But what is a hate crime? A hate crime is defined by federal or state statutes and is a crime that manifest evidence of prejudice based on race, religion, sexual orientation, ethnicity, gender, and disability. Some of the crimes include assault, battery, criminal damage to property, and criminal trespass to property. Hate crimes are difficult to prosecute because bias does not mean a hate crime occurred and the act must be shown to have been motivated, in full or in part, by the biased attitude. The state must also meet a probable-cause standard with a sufficient amount of indicators such as a victim, offender, community, crime-crime scene and victim-offender relationship. Furthermore, hate crimes are motivated by prejudice and bigotry and pose a unique danger to society because, while they often result in an attack on an individual, they can affect the fundamental rights and emotional well-being of entire communities by making them feel vulnerable and isolated. It causes tension, which may erupt into violence between members of different ethnic, religious or racial groups.
It makes it extremely difficult to make the case that Mr. Yang was a victim of a hate crime because Oklahoma does not have hate crime legislation. Furthermore, Mr. Yang would not be able to prove anyone with evidence of what happened to him during the time he fell unconscious.
The most difficult part of organizing a movement around getting justice for Mr. Yang was well, everything. Although there was much support from the community both locally and nationally (my apologies if I do not include your names), it was extremely difficult to get communities engaged in the effort. My co-organizing partner and great friend, Lasia Xiong, worked so hard alongside with me to organize a campaign that could break the silence of what was unjustly done. We worked incredibly hard to spread awareness about Mr. Yang’s case, outreach to communities and organizations to assist us with our organizing efforts, fundraise to provide some financial assistance for Mr. Yang’s expenses.
We lacked the knowledge and experience, resources, and community engagement to organize effectively. In part, expressing how communities and individuals can show their support became extremely challenging for us as well. In addition, we were two full-time students who also worked. Time and other commitments made it extremely difficult for us to mobile a more effective campaign.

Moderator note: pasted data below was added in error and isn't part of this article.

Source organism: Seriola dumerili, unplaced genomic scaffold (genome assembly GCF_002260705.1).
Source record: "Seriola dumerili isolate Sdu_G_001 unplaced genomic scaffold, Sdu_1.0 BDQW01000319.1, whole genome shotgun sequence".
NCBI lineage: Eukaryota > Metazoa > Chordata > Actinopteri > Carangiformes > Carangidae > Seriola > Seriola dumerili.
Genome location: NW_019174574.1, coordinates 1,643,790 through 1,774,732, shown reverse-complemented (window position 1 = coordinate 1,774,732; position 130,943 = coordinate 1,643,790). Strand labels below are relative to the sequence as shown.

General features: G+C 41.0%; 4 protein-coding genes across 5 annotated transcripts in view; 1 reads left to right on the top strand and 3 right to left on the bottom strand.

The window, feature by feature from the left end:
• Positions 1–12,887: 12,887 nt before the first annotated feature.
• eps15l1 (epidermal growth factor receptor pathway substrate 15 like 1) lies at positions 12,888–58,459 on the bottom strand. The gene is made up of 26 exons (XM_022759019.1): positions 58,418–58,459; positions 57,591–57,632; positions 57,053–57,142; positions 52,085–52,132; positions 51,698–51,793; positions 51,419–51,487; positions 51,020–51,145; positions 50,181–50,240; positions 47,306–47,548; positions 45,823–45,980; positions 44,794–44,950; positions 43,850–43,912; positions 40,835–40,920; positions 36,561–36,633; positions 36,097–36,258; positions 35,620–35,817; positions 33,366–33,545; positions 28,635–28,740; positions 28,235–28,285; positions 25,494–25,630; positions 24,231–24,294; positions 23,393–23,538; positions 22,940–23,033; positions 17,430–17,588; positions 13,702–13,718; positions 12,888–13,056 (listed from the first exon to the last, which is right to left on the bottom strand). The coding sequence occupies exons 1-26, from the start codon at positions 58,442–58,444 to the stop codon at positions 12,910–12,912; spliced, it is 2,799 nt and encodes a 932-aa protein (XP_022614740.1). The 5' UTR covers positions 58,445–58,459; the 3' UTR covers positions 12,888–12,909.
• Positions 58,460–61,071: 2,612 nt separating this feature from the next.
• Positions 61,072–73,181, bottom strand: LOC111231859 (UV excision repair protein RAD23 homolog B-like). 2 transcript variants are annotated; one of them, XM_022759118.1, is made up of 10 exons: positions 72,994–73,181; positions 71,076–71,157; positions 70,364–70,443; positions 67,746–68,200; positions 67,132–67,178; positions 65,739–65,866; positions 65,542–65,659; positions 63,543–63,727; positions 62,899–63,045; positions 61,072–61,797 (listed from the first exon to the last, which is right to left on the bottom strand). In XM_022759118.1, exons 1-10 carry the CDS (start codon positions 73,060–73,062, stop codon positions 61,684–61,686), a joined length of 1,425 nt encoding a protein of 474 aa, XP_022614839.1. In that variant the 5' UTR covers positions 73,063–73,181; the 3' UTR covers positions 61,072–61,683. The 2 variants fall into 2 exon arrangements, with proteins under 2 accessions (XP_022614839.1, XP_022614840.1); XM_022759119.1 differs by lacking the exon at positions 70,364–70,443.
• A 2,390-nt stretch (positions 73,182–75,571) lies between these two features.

Regardless of these difficulties, we knew one thing. We knew that something had to be done about this and that being silent was not the way. So I applaud and respect those who work tirelessly every day towards creating social change and to improve the lives of others.
If there is anything that I learned from my community organizing experience in Oklahoma, it’s that you have to be prepared. You will have little to no resources to assist your efforts, capacity-building will be difficult, community engagement will be flaky and you will get discouraged and you will get burnt out. However, you shouldn’t give up. All it takes is one voice and one action.
These are the reasons I support Making Herstory in their social media campaign against police brutality; I realize that police brutality is a form of a hate crime in itself. I encourage you to post a picture of yourself with a paper saying, “Today Luis Rodriguez would have celebrated his birthday. . . #endpolicebrutality” on what would-be Luis’ birthday – this Saturday, April 12th, 2014.